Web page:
Middle Triassic period (247-242 mya)

The askeptosaurids had longer necks and narrower snouts than other thalattosaurs, and appear to have been adapted to hunt fish in deeper water.

Askeptosaurus was very thin and elongated, with a flexible eel-like tail making up around half of its 2m length (6ft 6in). Its relatively large eyes, supported by a bony sclerotic ring much like those of ichthyosaurs, would have allowed it good vision in low light levels.

Color palette used: “Aftermath

Filed under art paleoart paleontology colourpod marine reptile month 2014 askeptosaurus askeptosauroidea thalattosauria Marine Reptiles triassic

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Marine Reptile Month #23 — Hupehsuchus
Early Triassic period (~251-247 Ma)
The hupehsuchians were icthyosaur-like marine reptiles which may or may not be a sister group to early icthyopterygians like Utatsusaurus. They had long narrow snouts, flipper-like limbs (some displaying polydactyly), and bony armor along their spines. One genus named earlier this year, Parahupehsuchus, even modified its entire ribcage into a rigid bone “body tube”.
Hupehsuchus itself was about 1m long (3ft 3in), and its toothless beak-like snout may have been an adaptation for ram feeding.
Color palette used: “[1LP] Tylee”

Marine Reptile Month #23 — Hupehsuchus

Early Triassic period (~251-247 Ma)

The hupehsuchians were icthyosaur-like marine reptiles which may or may not be a sister group to early icthyopterygians like Utatsusaurus. They had long narrow snouts, flipper-like limbs (some displaying polydactyly), and bony armor along their spines. One genus named earlier this year, Parahupehsuchus, even modified its entire ribcage into a rigid bone “body tube”.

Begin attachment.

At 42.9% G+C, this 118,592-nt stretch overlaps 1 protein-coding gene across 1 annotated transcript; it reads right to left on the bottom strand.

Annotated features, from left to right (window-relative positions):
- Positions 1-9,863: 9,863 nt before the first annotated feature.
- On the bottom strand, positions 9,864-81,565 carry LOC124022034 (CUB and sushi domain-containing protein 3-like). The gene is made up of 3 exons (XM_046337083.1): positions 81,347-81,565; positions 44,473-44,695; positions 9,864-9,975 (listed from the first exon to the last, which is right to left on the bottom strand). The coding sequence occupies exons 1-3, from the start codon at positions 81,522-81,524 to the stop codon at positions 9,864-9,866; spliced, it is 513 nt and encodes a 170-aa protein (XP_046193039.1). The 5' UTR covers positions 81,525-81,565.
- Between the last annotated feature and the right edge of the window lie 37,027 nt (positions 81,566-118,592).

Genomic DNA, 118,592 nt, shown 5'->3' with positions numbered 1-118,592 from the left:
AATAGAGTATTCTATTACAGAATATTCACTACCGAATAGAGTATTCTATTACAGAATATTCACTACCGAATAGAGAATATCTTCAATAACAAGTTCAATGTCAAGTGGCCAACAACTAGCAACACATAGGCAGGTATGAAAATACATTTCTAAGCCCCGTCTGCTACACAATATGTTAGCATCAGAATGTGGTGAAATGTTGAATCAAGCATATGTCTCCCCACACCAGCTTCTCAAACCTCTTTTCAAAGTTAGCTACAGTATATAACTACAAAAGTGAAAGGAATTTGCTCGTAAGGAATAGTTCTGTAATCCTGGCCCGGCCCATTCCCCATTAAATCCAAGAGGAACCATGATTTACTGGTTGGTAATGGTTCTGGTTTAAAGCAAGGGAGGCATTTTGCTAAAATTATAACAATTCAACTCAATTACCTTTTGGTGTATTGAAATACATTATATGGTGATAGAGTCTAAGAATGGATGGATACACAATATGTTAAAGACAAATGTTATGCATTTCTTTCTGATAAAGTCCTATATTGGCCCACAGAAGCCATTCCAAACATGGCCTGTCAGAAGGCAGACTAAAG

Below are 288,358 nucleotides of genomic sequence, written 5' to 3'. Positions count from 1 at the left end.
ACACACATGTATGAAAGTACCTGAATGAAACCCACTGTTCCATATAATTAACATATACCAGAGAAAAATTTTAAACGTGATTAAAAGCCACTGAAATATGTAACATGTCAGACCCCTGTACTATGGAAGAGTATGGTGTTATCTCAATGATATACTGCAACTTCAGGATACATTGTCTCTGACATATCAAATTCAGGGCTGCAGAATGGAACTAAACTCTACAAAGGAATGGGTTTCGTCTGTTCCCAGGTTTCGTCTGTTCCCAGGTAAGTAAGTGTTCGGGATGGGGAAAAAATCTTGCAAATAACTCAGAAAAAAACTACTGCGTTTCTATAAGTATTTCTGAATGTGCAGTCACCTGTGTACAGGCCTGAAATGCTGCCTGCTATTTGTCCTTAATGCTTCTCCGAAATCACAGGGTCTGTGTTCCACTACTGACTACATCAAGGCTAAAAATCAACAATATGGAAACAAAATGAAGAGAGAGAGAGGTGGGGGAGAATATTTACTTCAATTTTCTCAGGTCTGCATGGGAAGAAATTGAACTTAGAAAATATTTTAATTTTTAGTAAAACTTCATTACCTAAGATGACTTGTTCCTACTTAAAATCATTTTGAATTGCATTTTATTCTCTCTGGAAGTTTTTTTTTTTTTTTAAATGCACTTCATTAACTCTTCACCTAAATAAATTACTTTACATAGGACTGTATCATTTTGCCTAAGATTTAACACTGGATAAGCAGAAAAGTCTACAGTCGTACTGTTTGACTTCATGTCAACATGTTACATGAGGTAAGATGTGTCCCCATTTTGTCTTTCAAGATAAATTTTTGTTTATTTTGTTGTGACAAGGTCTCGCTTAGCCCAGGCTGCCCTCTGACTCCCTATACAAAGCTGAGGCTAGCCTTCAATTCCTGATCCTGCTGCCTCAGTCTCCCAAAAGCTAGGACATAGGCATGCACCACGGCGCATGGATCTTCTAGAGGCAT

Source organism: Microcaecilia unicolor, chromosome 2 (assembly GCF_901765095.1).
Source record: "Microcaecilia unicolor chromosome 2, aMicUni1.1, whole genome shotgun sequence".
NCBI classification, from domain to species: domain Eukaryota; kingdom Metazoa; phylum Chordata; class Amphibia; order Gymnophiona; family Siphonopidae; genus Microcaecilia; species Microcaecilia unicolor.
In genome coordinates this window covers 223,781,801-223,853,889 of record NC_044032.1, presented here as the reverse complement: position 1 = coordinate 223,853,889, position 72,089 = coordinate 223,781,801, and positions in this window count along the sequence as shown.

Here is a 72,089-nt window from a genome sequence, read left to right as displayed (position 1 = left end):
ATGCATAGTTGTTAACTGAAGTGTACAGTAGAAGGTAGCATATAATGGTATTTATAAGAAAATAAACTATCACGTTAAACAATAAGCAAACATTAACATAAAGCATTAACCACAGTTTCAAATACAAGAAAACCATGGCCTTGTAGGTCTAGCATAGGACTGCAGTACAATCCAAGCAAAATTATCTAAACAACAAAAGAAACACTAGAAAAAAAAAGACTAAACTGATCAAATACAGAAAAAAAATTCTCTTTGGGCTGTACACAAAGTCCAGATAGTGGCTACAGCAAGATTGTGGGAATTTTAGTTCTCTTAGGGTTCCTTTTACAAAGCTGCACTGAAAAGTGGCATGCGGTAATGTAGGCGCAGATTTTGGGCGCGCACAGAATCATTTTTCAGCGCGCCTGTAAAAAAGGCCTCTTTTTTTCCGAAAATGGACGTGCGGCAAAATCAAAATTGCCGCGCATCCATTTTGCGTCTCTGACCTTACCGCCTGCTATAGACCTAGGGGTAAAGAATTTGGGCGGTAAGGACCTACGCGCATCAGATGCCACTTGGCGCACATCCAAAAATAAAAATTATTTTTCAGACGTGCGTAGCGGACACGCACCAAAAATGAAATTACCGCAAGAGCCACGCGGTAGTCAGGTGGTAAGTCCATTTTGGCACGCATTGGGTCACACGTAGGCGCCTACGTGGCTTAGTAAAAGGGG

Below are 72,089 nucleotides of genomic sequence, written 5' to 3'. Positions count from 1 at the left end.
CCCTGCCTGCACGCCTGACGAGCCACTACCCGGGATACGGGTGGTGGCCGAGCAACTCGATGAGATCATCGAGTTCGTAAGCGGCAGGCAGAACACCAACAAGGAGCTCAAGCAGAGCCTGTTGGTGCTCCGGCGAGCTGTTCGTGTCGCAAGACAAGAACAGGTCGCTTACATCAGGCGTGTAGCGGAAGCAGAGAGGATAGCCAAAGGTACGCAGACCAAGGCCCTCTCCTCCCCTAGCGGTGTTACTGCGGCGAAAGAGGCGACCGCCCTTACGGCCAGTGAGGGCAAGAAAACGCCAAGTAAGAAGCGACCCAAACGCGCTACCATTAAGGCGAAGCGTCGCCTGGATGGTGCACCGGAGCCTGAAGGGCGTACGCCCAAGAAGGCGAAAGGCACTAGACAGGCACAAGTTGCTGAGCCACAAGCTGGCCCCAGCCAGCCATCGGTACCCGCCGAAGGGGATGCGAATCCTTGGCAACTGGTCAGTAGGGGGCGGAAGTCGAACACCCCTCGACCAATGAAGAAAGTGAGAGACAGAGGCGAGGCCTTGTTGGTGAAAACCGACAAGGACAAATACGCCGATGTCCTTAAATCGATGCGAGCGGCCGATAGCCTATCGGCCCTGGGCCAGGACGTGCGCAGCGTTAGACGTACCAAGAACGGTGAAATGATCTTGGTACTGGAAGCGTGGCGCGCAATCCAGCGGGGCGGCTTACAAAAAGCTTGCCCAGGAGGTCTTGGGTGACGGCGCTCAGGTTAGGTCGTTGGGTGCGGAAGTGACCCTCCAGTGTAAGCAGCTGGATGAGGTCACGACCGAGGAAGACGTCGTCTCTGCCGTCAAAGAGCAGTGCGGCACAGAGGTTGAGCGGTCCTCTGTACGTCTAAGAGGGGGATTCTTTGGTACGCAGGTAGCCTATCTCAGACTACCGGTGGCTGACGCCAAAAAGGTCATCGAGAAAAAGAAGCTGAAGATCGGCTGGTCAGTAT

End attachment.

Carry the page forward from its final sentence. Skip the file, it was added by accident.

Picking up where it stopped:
Hupehsuchus itself was about 1m long (3ft 3in), and its toothless beak-like snout may have been an adaptation for ram feeding.

Color palette used: “[1LP] Tylee

Filed under art paleoart paleontology colourpod marine reptile month 2014 hupehsuchus hupehsuchia Marine Reptiles triassic

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Marine Reptile Month #22 — Pachypleurosaurus
Middle Triassic period (~242-235 mya)
Despite having an incredibly similar name, Pachypleurosaurus doesn’t have anything to do with yesterday’s Pleurosaurus. This 1m long (3ft 3in) marine reptile was a basal sauropterygian, closely related to both nothosaurs and plesiosaurs. Unlike the highly adapted flippers of the later plesiosaurs, the limbs of pachypleurosaurs were still very similar to those of terrestrial reptiles, and they probably swam with undulating motions rather than paddling.
Color palette used: “Laced Pastries”

Marine Reptile Month #22 — Pachypleurosaurus

Middle Triassic period (~242-235 mya)

Despite having an incredibly similar name, Pachypleurosaurus doesn’t have anything to do with yesterday’s Pleurosaurus. This 1m long (3ft 3in) marine reptile was a basal sauropterygian, closely related to both nothosaurs and plesiosaurs. Unlike the highly adapted flippers of the later plesiosaurs, the limbs of pachypleurosaurs were still very similar to those of terrestrial reptiles, and they probably swam with undulating motions rather than paddling.